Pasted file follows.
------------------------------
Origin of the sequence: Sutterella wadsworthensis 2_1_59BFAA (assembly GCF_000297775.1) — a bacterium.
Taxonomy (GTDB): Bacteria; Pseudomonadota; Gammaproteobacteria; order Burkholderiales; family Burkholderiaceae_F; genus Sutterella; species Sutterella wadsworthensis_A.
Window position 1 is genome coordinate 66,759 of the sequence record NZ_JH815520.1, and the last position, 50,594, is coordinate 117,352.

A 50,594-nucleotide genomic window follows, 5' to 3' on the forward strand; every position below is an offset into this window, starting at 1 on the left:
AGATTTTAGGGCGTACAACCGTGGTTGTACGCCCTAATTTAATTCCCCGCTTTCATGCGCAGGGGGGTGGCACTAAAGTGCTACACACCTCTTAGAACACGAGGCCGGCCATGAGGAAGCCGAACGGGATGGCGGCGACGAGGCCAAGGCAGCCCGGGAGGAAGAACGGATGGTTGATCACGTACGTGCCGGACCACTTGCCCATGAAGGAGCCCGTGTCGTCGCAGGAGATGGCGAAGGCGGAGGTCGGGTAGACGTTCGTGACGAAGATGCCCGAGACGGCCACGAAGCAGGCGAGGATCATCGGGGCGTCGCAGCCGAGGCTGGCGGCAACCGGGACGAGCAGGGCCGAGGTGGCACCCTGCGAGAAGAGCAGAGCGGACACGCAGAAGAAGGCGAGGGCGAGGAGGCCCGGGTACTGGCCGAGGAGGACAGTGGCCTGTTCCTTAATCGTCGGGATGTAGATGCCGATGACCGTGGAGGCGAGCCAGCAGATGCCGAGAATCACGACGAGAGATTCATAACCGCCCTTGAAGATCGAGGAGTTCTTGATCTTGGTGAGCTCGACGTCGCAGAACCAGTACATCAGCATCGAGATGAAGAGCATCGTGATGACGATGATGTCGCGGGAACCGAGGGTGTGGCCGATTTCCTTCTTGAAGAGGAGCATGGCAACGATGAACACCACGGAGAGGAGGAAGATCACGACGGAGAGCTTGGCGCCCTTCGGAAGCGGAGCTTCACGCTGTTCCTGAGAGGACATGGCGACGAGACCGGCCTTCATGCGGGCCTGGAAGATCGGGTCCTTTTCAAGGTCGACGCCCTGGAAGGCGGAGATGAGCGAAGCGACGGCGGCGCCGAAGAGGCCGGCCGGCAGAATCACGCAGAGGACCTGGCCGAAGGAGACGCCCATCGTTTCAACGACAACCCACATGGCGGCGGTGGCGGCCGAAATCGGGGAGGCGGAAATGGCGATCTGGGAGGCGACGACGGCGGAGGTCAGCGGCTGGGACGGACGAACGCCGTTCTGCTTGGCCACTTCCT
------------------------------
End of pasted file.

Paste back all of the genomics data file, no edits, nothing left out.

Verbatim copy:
Origin of the sequence: Sutterella wadsworthensis 2_1_59BFAA (assembly GCF_000297775.1) — a bacterium.
Taxonomy (GTDB): Bacteria; Pseudomonadota; Gammaproteobacteria; order Burkholderiales; family Burkholderiaceae_F; genus Sutterella; species Sutterella wadsworthensis_A.
Window position 1 is genome coordinate 66,759 of the sequence record NZ_JH815520.1, and the last position, 50,594, is coordinate 117,352.

A 50,594-nucleotide genomic window follows, 5' to 3' on the forward strand; every position below is an offset into this window, starting at 1 on the left:
AGATTTTAGGGCGTACAACCGTGGTTGTACGCCCTAATTTAATTCCCCGCTTTCATGCGCAGGGGGGTGGCACTAAAGTGCTACACACCTCTTAGAACACGAGGCCGGCCATGAGGAAGCCGAACGGGATGGCGGCGACGAGGCCAAGGCAGCCCGGGAGGAAGAACGGATGGTTGATCACGTACGTGCCGGACCACTTGCCCATGAAGGAGCCCGTGTCGTCGCAGGAGATGGCGAAGGCGGAGGTCGGGTAGACGTTCGTGACGAAGATGCCCGAGACGGCCACGAAGCAGGCGAGGATCATCGGGGCGTCGCAGCCGAGGCTGGCGGCAACCGGGACGAGCAGGGCCGAGGTGGCACCCTGCGAGAAGAGCAGAGCGGACACGCAGAAGAAGGCGAGGGCGAGGAGGCCCGGGTACTGGCCGAGGAGGACAGTGGCCTGTTCCTTAATCGTCGGGATGTAGATGCCGATGACCGTGGAGGCGAGCCAGCAGATGCCGAGAATCACGACGAGAGATTCATAACCGCCCTTGAAGATCGAGGAGTTCTTGATCTTGGTGAGCTCGACGTCGCAGAACCAGTACATCAGCATCGAGATGAAGAGCATCGTGATGACGATGATGTCGCGGGAACCGAGGGTGTGGCCGATTTCCTTCTTGAAGAGGAGCATGGCAACGATGAACACCACGGAGAGGAGGAAGATCACGACGGAGAGCTTGGCGCCCTTCGGAAGCGGAGCTTCACGCTGTTCCTGAGAGGACATGGCGACGAGACCGGCCTTCATGCGGGCCTGGAAGATCGGGTCCTTTTCAAGGTCGACGCCCTGGAAGGCGGAGATGAGCGAAGCGACGGCGGCGCCGAAGAGGCCGGCCGGCAGAATCACGCAGAGGACCTGGCCGAAGGAGACGCCCATCGTTTCAACGACAACCCACATGGCGGCGGTGGCGGCCGAAATCGGGGAGGCGGAAATGGCGATCTGGGAGGCGACGACGGCGGAGGTCAGCGGCTGGGACGGACGAACGCCGTTCTGCTTGGCCACTTCCT